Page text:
Over the last month or so we have been examing a few words that are regularly found and heard in our Seminary environment. We have looked at “isagogics”, “exegesis”, and “homiletics”. Today we want to consider the word “polity”, as in “church polity”, another of the courses taught in the area of Practical Theology by Prof.B.Gritters.
If the word “polity” sounds a lot like “politics”, you are correct in your association, because they both have the same root – the Greek word for city (polis) and citizen (polites). And there are other English words that derive from this: police, polite, and of course, politician and political. If you look up this word in the dictionary, this is what you find for definition and origin:
World English Dictionary
polity (ˈpɒlɪtɪ) — n , pl -ties 1. a form of government or organization of a state, church, society, etc; constitution 2. a politically organized society, state, city, etc 3. the management of public or civil affairs 4. political organization [C16: from Latin polītīa, from Greek politeia citizenship, civil administration, from politēs citizen, from polis city]
Now, of course, we despise church politics, by which we would mean using worldly craft and power to attain one’s goals in the spiritual city of God. We don’t want our pastors, professors, elders or deacons – or any citizen of God’s city for that matter – resorting to this kind of “polity”.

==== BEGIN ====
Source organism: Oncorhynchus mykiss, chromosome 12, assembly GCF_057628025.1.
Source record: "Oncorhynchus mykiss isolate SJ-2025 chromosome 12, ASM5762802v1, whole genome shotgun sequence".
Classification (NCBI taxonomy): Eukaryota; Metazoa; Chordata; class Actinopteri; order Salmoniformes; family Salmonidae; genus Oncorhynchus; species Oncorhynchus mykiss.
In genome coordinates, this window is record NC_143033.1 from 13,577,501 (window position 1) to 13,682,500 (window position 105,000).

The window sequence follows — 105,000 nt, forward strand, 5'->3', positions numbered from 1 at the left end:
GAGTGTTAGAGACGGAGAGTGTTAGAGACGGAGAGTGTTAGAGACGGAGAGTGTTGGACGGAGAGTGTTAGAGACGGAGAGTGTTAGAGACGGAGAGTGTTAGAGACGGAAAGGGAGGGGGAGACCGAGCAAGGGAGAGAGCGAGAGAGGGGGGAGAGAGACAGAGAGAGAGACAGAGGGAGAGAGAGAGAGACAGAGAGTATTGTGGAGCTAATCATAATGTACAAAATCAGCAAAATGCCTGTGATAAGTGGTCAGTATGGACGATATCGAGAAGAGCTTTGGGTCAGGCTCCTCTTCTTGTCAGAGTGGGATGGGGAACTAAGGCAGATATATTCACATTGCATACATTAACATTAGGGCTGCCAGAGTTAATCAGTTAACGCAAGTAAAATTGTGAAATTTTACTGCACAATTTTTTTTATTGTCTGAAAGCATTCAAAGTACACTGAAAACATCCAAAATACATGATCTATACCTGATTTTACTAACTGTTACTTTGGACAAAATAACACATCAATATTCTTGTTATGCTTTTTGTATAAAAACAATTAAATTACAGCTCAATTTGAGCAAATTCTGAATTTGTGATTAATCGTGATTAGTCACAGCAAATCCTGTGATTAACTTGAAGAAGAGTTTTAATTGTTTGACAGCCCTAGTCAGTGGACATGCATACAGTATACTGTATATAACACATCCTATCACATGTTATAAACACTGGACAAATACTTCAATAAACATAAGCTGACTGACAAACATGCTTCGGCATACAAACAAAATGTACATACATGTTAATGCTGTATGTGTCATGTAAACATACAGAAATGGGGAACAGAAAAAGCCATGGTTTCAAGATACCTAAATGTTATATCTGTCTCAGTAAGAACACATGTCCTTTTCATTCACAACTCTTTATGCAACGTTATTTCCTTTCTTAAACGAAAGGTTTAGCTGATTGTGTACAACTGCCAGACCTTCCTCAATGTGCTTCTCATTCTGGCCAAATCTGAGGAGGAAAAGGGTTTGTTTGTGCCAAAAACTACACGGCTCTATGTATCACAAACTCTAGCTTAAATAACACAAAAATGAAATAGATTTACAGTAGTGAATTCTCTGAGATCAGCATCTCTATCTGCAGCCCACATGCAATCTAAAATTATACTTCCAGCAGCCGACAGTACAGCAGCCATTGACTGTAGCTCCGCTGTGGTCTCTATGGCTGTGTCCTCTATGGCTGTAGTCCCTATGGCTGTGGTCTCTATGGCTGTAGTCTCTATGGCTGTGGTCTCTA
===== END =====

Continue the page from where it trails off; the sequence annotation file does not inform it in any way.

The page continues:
But we do want them to follow Christ’s polity for God’s holy city, which is nothing else but the rules He has ordained and revealed to us in His Word for how His church ought to be managed. The Head of the church (or the King of God’s city) has given us the principles and regulations by which His body (or city) ought to be organized and governed. And the study of these principles and regulations is called “church polity”.
And so, in our Seminary catalog you will find this description of the course known as “church polity” (course # 413 & 414):
A study of the biblical principles of Reformed church government relating to the institutional life of the church upon earth, and of the Church Order adopted by the Synod of Dordrecht and used in the Protestant Reformed Churches in America.
Yes, church polity is about how we all – officebearers (sub-rulers in God’s city) and citizens – behave in the house of God (cf. I Tim.3:15). Do you know how to? If you want to learn more, study the Word of God - and our Church Order! You might also be interested in these “Notes on the Church Order” by Prof.(emeritus) H.Hanko. And perhaps someday, Prof.Gritters will invite you to his Seminary course :)